On October 23, Pakistani journalist Arshad Sharif was fatally shot in Kenya, raising concerns of political polarization impacting objective journalism in Pakistan. In the months preceding his murder, Sharif vocally criticized Pakistan’s current government and its powerful military, fueling suspicions of state involvement in his death. While Sharif’s death might have unified the country, its aftermath saw Pakistani leaders leverage the case for political benefit. As factions continue to compete for power, the politicization of Sharif’s death signals dangerous trends for objective journalism in Pakistan.
While the release of a fact-finding report helped clarify many of the murky details in the case, the polarization surrounding Sharif’s death holds greater significance. In the past, conversations may have focused on the shrinking space of media freedoms in Pakistan. Instead, Pakistani leaders used Sharif’s death as an opportunity to gain political advantages. For example, ousted Prime Minister Imran Khan rallied his supporters, the military publicly criticized civilian leaders for the killing, and the current coalition government placed blame back on Imran Khan. Political considerations reigned supreme.
In Pakistan’s struggle to safeguard media freedoms, the events of Sharif’s murder served as a stark reminder that objective journalism has become a casualty in the contest for power. With greater political polarization and jockeying continuing, the use of media for political benefit suggests worrying trends for democracy in the country, with little indication of reprieve.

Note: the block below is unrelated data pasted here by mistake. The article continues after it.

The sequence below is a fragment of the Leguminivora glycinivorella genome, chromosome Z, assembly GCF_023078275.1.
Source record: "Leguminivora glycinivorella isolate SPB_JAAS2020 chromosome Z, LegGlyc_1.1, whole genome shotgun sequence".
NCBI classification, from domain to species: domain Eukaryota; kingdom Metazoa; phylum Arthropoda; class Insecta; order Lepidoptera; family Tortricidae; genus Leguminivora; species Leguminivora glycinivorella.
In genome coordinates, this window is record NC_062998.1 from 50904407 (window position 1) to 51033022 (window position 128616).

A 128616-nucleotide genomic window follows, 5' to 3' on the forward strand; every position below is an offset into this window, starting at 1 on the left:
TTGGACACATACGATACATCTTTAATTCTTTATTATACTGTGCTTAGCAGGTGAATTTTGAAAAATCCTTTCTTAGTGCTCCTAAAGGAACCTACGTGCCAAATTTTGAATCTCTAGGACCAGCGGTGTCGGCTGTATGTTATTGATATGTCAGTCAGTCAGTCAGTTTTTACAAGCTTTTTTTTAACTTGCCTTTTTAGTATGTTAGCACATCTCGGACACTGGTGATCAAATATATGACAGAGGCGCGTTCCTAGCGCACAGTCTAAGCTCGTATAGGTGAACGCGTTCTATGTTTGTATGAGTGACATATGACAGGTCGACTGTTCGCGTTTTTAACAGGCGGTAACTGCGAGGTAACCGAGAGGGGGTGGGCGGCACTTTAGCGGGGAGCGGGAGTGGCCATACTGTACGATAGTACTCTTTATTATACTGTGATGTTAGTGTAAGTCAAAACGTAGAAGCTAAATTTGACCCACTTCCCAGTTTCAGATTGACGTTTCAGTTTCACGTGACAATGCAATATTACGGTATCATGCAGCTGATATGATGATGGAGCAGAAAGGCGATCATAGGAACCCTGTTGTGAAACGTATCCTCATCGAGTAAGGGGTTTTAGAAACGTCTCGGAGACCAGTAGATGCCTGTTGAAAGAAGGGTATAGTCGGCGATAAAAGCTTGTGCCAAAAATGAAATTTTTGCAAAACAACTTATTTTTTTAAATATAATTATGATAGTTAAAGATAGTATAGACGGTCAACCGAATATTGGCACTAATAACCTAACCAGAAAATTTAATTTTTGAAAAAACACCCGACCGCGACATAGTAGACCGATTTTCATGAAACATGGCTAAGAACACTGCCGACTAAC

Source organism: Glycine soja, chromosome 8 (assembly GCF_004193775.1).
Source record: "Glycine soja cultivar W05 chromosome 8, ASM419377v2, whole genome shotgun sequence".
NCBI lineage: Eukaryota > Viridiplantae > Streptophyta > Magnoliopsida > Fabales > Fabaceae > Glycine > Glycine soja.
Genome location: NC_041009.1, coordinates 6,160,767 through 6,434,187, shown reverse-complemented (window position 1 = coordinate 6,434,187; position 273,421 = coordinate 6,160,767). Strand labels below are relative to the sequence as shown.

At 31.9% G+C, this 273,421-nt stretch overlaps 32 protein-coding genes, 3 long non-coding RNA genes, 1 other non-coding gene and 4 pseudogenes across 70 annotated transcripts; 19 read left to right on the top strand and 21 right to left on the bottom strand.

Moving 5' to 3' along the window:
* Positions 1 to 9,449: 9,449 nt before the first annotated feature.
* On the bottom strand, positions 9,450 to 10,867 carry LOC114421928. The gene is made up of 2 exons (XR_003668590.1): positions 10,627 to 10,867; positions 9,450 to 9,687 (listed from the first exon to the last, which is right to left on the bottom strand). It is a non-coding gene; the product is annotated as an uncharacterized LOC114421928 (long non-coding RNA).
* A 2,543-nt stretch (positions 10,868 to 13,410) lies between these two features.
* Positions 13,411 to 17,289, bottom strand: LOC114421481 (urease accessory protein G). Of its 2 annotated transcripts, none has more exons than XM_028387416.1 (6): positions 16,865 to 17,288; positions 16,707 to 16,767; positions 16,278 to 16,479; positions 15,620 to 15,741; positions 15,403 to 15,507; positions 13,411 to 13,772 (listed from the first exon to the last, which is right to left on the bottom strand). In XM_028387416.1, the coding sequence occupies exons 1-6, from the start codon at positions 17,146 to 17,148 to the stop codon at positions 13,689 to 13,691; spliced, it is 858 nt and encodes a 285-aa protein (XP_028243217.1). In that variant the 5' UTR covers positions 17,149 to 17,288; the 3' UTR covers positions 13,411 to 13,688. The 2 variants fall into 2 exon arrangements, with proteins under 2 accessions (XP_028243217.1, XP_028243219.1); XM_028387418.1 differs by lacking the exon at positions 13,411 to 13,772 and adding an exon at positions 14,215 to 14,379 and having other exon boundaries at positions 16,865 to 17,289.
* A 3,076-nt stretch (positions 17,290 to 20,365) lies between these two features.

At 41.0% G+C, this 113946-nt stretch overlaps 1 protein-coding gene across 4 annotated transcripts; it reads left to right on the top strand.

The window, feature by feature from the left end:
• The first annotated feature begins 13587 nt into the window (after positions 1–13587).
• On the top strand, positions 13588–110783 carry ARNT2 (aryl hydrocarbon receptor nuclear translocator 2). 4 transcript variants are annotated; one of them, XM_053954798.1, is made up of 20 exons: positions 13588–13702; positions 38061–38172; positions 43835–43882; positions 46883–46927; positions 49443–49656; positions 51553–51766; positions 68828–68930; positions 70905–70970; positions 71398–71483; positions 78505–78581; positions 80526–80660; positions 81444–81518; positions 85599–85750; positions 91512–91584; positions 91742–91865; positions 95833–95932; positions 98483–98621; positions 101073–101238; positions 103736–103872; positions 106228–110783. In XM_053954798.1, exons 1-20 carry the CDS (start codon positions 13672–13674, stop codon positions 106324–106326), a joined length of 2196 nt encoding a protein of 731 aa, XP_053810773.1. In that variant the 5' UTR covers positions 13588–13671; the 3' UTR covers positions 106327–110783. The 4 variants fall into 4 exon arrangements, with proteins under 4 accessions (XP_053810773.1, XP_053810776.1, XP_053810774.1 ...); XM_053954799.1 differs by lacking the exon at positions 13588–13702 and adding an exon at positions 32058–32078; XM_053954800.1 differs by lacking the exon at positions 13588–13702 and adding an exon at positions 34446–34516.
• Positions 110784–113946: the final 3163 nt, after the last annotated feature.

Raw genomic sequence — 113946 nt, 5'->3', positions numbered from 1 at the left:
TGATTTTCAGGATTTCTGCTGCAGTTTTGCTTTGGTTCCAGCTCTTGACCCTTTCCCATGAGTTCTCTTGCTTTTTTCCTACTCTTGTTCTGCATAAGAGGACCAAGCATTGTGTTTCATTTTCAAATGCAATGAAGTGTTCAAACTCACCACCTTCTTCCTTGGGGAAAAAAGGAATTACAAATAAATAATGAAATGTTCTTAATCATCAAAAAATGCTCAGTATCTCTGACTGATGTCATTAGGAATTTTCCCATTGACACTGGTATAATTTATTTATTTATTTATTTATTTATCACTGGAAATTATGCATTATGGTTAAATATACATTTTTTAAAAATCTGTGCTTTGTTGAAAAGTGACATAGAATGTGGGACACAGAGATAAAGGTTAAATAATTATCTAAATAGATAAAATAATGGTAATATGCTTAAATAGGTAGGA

The Political Backdrop
Sharif’s murder occurred at a highly polarized time in Pakistan’s political environment. Following his ousting last year, former Prime Minister Imran Khan has proved relentless in his attempt to regain power from the current government. Meanwhile, the ruling coalition continues to face challenges consolidating power in its shaky partnership with former opposition parties. In addition, the powerful military establishment has faced reputational damages after politicians exposed its meddling in civilian affairs, while still seeking its favor. Against this volatile backdrop, Sharif’s death became a tool to gain political advantage.
Although Arshad Sharif was once considered close to the military establishment, he became critical of its role in politics following the controversial ousting of Imran Khan last April. After the ouster, Sharif became an ardent supporter of Khan. In the days following the murder, Khan quickly mobilized public outrage for political gain. On the night he condemned the murder, Khan announced his ‘Haqeeqi Azadi march’ to the capital, during which he criticized the government for ‘threatening journalists’ and implied the state had a role in the murder. While these tactics provided a boon in his political standing, it is worth mentioning that Khan utilized the same repressive tactics while in power.
Amid the commotion, Pakistan’s ruling coalition government also sought to capitalize on Sharif’s death. In a press conference, a senior member of Khan’s PTI party claimed that ‘enemies in the guise of friends’ played a role in Sharif’s death, implying that factions within the PTI were involved in the murder rather than the military or governing parties. The ruling government aired the press conference on state-owned channels, undermining Khan’s narrative while remaining quiet on matters that could disrupt the military’s favor. Further, government officials publicly accused Khan of using Arshad Sharif’s murder for political gain.